We took our places for the Commendation and listened the choir sing a Russian setting of the Kontakion ("Give rest, O Christ, to your servant with your saints..."). More prayers, then we led the body out of the church. Fr. Mark and Catherine said their goodbyes. We shared a few comments of the sort priests and deacons share. "Good sermon." "Very nice sung preface." Thanks all around. I got a ride with the Funeral Director, and we had a nice talk on the way to the cemetery.

The worker at the Cemetery told me that although he was Roman Catholic, he had been to my church a few times as part of some ecumenical work he was doing at the time. It's a small world.

It was cold and very windy at the grave. They lowered the coffin and I said the committal service, which is blessedly brief. The Funeral Director kept trying to get me to use the little vial of sand he had for the ceremonial tossing of dirt on the grave. White sand. I'm not sure what that has to do with death. Dirt. A handful of dirt has a substance that is more than mere metaphor. We are actually burying this woman, not just making a gesture towards it.

While we sang favourite hymns from hymn sheets my music minister had helpfully prepared ahead of time, the workers prepared the grave and then people took turns with a real shovel putting real dirt on top of the coffin. When people had taken enough turns, a backhoe was brought in to complete the burial. By this time I was quite cold despite the Capa Negra (black cope) I borrowed from Fr. Mark. Capa Negras are a really great vestment to have, I must get one if I keep doing funerals in winter! The family, like Daphne, were from Barbados, and had no intention of leaving the grave until it was completely filled in. I appreciate this. In fact, I make it my custom to stay behind at committals until the grave it completely filled even when the family has gone on to the reception.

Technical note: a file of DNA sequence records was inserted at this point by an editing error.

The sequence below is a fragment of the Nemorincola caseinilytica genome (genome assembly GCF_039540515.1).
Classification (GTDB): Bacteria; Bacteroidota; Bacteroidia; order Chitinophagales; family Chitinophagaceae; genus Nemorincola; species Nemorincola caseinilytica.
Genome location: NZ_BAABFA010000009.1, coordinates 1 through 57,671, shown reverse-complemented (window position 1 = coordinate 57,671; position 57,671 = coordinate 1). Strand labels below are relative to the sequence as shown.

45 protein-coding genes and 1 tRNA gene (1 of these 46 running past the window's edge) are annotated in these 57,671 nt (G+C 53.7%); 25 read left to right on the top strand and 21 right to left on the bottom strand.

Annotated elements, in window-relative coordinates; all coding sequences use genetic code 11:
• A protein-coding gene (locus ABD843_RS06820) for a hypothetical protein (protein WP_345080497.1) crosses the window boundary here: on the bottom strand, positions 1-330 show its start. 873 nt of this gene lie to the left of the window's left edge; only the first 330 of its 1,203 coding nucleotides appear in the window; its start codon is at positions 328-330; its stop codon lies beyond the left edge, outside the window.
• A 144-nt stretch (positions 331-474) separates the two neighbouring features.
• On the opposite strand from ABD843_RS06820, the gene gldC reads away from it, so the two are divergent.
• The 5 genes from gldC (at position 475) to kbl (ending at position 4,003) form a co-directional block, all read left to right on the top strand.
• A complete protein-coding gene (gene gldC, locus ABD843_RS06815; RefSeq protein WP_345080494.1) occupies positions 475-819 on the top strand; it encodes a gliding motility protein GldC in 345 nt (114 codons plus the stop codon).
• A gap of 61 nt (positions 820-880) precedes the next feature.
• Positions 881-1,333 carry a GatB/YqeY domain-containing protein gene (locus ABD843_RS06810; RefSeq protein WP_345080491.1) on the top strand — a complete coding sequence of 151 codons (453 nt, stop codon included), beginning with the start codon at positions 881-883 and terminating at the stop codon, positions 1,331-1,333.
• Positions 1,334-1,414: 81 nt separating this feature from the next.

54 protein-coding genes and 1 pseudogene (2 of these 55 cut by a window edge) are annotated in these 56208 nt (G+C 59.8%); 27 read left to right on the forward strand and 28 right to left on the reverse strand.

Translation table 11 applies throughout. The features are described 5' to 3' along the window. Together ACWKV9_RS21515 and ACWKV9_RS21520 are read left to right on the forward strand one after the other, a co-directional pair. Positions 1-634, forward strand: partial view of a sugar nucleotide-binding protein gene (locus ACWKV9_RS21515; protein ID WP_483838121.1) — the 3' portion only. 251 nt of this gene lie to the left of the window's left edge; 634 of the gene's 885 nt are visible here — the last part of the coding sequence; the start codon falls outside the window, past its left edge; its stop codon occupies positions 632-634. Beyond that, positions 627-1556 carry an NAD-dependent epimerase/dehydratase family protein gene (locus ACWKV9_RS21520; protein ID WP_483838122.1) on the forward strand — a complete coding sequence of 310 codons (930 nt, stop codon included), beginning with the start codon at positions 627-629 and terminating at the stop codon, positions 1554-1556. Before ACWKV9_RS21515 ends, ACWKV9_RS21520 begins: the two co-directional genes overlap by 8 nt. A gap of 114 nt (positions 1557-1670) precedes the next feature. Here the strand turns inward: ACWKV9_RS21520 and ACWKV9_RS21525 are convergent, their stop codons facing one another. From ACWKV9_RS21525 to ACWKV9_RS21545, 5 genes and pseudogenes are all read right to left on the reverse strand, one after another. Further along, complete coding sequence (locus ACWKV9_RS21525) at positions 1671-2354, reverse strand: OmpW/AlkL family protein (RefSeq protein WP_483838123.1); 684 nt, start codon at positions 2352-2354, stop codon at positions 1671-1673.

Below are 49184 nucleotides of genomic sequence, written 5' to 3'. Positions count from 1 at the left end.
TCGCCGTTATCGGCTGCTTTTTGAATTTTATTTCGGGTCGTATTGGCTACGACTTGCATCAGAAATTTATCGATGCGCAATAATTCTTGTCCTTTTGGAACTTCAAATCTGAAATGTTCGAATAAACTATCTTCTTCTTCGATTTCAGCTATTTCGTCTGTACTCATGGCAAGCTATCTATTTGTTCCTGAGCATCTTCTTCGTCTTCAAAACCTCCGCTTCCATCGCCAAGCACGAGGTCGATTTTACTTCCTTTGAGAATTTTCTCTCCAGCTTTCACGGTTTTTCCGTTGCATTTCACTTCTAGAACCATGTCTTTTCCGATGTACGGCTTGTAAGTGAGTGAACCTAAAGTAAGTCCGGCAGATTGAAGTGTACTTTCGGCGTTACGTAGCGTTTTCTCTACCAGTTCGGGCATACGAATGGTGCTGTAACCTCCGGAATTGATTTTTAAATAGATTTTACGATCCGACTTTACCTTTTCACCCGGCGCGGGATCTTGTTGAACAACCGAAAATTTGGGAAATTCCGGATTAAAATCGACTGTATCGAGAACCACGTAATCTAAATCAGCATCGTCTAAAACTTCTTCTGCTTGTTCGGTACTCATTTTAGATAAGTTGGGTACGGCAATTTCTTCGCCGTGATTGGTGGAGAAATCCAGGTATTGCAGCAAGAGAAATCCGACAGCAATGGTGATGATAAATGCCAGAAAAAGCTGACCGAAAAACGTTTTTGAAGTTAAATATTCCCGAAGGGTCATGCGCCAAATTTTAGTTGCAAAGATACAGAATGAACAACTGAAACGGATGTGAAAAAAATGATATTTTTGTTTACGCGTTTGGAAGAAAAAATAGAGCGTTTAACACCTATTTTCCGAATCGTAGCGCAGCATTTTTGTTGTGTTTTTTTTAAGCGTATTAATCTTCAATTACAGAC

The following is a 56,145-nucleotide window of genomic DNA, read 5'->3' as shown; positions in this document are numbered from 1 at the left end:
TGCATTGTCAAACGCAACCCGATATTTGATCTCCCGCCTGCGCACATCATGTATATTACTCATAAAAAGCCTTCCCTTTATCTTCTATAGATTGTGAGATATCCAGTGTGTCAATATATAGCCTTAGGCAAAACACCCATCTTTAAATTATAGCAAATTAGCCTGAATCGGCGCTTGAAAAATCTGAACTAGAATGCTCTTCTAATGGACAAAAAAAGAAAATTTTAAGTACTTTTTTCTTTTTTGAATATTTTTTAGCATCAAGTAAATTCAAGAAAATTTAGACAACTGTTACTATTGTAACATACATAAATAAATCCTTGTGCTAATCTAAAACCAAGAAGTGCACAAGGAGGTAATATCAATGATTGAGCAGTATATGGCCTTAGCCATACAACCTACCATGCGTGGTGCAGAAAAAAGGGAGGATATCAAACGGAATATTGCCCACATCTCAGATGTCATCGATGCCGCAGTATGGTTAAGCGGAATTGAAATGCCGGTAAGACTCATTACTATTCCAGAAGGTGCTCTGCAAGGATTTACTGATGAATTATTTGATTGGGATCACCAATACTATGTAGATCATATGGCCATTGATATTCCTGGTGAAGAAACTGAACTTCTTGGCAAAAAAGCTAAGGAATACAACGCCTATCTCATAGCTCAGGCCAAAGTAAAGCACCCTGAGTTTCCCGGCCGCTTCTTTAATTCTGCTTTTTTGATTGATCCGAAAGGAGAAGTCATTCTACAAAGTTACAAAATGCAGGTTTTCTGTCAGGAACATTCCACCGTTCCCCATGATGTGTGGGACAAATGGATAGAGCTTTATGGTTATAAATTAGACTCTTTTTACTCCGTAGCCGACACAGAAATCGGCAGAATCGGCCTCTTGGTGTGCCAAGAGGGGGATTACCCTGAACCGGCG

By this time my voice was completely shot. I sounded like a frog that had swallowed gravel. Nonetheless, I made a brief appearance at the reception and then accepted a ride from one of the funeral home's drivers. Before we parted company, the Funeral Director shook my hand and said, "You're a good man." I flashed back to his evaluative gaze a few hours before. Apparently I had passed his test.

As I relaxed on the car ride home I thanked my lucky stars, or perhaps God, that I had scheduled one of my parishioners to preach on Sunday many weeks before Daphne's death. Surely I could have preached today, but in all honesty I didn't have a lot left to give, and Brendan's sermon was excellent.

After I got home I spent some time with Betsy and Henry and baked up 200 chocolate chip cookies for the church's bake sale. Yeah, 200! Supper, a few pages of a Patrick O'Brien novel set in the 19th Century English Navy, then sleep. Blessed sleep. I dreamed about church, but they weren't anxious dreams. Just me working on different projects with different people. I would have rather dreamed of being on a Frigate in Indian Ocean chasing a French Squadron, but one doesn't get to choose one's dreams!

Woke up this morning feeling pretty good. Church went well--and now I'm going home to watch football!


Wednesday, December 1, 2010


Betsy and I are starting to think about our next trip--a long overdue trip to Hawai'i to see my dad, his wife, and the chickens, pigs, mongooses, coffee plants, and general green-stuff that is their home. To get in the mood, here's a brief video my sister shot of her son playing with a chicken at the farm: